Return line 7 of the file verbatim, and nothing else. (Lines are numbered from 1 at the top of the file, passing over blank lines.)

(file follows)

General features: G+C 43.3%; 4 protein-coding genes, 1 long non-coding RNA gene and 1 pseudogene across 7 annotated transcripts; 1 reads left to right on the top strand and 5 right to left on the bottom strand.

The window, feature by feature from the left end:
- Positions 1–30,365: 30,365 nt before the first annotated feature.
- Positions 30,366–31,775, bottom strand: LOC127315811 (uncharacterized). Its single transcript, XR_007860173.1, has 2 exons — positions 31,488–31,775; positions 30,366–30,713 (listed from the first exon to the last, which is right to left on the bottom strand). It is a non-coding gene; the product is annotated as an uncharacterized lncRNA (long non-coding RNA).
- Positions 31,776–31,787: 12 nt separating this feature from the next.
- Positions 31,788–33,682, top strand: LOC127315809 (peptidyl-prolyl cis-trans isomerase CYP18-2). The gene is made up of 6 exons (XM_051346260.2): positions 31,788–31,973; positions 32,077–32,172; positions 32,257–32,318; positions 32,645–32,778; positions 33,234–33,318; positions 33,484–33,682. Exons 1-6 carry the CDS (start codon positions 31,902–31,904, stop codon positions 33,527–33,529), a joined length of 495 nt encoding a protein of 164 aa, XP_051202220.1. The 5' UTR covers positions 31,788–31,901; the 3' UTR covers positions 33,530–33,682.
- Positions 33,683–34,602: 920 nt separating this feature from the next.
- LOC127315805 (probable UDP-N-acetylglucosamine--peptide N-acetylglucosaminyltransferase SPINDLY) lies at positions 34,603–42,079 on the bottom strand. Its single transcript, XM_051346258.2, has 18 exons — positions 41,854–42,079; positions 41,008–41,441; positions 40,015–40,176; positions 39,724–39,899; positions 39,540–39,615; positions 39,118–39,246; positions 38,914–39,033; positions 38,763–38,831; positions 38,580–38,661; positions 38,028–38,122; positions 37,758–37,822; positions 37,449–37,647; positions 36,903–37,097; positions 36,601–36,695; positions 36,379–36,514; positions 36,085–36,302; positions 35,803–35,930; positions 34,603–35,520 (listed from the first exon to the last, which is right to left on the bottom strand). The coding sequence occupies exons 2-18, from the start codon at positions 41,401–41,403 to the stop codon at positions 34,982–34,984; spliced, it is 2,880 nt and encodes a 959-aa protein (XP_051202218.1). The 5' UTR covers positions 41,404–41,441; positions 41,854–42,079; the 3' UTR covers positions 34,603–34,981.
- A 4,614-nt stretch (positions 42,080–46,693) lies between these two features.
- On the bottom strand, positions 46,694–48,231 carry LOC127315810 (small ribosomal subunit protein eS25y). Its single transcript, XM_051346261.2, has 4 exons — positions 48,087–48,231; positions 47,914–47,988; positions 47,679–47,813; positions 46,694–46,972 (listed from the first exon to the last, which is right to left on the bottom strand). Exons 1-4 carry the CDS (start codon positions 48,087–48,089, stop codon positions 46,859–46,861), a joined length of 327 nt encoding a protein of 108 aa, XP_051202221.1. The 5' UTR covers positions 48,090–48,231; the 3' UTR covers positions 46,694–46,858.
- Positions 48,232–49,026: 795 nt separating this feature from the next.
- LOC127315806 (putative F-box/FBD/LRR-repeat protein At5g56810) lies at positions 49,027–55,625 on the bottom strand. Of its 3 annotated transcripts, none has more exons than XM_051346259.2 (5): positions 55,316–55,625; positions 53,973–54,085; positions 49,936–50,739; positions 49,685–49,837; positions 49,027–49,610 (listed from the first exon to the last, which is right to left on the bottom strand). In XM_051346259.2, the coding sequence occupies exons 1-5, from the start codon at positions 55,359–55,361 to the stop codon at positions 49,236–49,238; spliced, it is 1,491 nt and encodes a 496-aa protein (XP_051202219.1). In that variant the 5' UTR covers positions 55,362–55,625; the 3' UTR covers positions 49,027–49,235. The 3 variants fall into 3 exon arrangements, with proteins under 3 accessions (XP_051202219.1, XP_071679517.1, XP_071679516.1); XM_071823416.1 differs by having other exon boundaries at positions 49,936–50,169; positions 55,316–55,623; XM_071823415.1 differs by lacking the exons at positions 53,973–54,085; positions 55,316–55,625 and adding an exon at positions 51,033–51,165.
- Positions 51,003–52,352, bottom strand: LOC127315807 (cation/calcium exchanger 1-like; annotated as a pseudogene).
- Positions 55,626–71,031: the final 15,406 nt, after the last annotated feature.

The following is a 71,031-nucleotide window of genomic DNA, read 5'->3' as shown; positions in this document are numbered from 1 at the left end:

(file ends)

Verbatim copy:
- Positions 33,683–34,602: 920 nt separating this feature from the next.